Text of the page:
The land reform movement seemed to shudder to a halt when devolution arrived after years of slow momentum. What happened? Now there are some signs (see Richard Lochhead, Perth) that this movement – a key to unlocking the system of patronage and elite rule could be re-gaining energy again. Read Balmoral Buyout here.
As Andy Wightman launches his new book, he asks, not Who Own’s Scotland, but Who Stole Scotland?
‘Show the people that our Old Nobility is not noble, that its lands are stolen lands – stolen either by force or fraud; show people that the title-deeds are rapine, murder, massacre, cheating, or court harlotry; dissolve the halo of divinity that surrounds the hereditary title; let the people clearly understand that our present House of Lords is composed largely of descendants of successful pirates and rogues; do these things and you shatter the Romance that keeps the nation numb and spellbound while privilege picks its pocket.’
That was how Tom Johnston, the historian and former Secretary of State for Scotland, described Scotland’s noble landowners in 1909 in his book, Our Scots Noble Families. Back then land and its ownership was a hot topic both in the towns and the countryside. Lloyd George’s famous People’s Budget of 1909 had proposed a land tax and radical opinion was still heavily influenced by the ideas of the American social reformer Henry George. Winston Churchill delivered a rousing speech in favour of land reform in the King’s Theatre in Edinburgh in July of the same year and crofters in the Highlands were engaged in land raids.
One hundred years later, land reform is again a hot topic. Or is it? Following some important new laws in the first session of the Scottish Parliament, the subject has slipped off the agenda and the current SNP Government has done next to nothing to advance it. But the reforms of 1999-2003 were only a small step on the way to meaningful land reform and deep-seated problems remain. Perhaps one reason for the waning of interest is the perception that land issues are matters concerning the remoter parts of the Highlands and Islands and downtrodden crofting communities. There are issues there aplenty but the land question is about much more than that.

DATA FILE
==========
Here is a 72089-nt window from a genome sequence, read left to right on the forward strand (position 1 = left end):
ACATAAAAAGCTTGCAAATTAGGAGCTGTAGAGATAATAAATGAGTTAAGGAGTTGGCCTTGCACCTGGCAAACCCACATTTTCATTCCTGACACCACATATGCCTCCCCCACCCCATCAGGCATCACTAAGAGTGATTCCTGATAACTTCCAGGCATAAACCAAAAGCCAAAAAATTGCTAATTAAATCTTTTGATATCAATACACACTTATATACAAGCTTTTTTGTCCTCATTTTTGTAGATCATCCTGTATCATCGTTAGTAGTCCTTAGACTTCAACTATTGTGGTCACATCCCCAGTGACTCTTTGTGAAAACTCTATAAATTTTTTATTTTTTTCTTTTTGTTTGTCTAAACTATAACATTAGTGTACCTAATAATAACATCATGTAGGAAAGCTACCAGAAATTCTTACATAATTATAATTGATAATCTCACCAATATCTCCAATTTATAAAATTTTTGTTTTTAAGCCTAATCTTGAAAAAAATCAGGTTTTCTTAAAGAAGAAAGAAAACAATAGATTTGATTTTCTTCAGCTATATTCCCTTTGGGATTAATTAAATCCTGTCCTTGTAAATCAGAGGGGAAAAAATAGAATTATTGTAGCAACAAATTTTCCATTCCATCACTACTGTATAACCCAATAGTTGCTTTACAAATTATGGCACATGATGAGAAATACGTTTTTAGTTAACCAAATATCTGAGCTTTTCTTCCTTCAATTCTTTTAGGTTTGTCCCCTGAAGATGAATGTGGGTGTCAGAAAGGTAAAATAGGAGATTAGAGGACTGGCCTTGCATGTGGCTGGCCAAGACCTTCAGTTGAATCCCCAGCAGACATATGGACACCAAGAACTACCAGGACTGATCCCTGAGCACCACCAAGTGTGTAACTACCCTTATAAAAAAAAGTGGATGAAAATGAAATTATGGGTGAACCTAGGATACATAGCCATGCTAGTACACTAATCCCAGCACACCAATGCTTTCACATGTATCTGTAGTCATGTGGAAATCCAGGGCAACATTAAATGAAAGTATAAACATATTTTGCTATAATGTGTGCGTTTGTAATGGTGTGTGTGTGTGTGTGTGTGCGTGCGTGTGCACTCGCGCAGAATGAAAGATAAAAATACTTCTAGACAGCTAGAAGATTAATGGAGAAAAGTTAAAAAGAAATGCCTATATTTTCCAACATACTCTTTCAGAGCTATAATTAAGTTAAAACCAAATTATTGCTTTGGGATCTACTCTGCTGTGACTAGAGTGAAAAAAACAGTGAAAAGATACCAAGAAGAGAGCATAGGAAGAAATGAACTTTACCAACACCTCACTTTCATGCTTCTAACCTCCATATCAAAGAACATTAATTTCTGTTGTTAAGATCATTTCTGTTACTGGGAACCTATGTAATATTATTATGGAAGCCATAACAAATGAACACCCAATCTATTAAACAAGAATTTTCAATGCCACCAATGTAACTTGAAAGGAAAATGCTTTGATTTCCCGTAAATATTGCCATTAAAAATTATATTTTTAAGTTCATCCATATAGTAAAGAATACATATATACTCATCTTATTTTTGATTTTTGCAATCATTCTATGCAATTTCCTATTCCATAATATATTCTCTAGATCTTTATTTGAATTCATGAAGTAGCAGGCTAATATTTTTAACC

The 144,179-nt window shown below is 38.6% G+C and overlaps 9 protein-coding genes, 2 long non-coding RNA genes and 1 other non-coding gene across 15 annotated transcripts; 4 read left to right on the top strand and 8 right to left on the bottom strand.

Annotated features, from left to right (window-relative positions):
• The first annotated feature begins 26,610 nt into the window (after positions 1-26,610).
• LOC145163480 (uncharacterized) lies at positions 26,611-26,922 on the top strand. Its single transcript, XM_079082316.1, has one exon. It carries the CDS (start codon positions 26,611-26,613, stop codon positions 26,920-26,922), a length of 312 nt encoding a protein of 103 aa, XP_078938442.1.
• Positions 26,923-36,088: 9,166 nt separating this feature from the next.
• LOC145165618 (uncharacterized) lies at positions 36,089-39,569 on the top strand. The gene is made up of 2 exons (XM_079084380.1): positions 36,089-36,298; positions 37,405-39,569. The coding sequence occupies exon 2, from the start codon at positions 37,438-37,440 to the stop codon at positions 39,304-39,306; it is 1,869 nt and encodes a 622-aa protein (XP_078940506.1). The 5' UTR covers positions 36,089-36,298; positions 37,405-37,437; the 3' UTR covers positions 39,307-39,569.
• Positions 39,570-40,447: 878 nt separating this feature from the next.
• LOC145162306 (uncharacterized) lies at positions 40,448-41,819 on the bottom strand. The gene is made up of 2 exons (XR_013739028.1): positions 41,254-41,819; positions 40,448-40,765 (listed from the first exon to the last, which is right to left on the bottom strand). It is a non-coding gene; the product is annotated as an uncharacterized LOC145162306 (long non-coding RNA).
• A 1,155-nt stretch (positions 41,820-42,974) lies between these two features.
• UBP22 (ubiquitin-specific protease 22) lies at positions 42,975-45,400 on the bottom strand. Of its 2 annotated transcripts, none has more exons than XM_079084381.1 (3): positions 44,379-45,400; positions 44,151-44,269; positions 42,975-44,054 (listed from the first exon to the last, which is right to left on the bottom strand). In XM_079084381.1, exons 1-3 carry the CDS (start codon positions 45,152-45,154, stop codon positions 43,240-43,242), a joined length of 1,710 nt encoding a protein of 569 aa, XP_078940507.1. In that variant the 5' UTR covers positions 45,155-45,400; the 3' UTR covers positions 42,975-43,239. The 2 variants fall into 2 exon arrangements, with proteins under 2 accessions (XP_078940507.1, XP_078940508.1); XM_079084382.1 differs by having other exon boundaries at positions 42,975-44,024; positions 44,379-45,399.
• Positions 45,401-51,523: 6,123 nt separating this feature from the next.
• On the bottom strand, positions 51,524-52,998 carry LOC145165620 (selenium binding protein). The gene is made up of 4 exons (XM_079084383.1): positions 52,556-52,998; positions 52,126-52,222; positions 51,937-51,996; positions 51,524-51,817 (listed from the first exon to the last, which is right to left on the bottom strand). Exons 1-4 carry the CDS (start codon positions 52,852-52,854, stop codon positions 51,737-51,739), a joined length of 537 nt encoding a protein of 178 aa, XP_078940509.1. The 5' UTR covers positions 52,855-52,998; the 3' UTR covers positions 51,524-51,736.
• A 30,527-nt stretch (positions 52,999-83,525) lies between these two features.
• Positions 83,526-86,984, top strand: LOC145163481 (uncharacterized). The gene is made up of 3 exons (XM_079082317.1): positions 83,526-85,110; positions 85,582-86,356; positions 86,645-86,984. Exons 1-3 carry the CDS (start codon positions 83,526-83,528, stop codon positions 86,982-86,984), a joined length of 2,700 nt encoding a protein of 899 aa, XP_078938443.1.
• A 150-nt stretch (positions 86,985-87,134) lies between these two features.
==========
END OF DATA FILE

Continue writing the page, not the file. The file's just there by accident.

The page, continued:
It is about why common land in the heart of Edinburgh has been let for a penny a year to a commercial property company which will gain outright ownership if the proposed leasehold reform bill proposed by the SNP Government goes through. It is about why Scottish Ministers have paid £2.3 million to buy land in Perthshire that is common land and should never have been sold in the first place. It is about why, in this day and age, children still have no legal rights to inherit land. It is about why, at a time of austerity and proposed caps on public benefits of £26,000 per family, it seems to be quite alright to hand out millions in agricultural subsidies to some of the richest families in the country. It’s about a housing bubble built on cheap credit that has denied young people a place to live even as Gordon Brown told us in his first Budget in 1997 that “I will not allow house prices to get out of control”. It is about how property speculators can pocket millions of pounds in rising land values on the back of publicly funded infrastructure.
Above all, it is about how the whole edifice of Scots land law has been constructed to legitimise what is in many cases little more than theft – just what Tom Johnston was complaining of more than a century ago. In the past I’ve been cautious about making such a case but my discoveries over the past few years have convinced me that he had a point.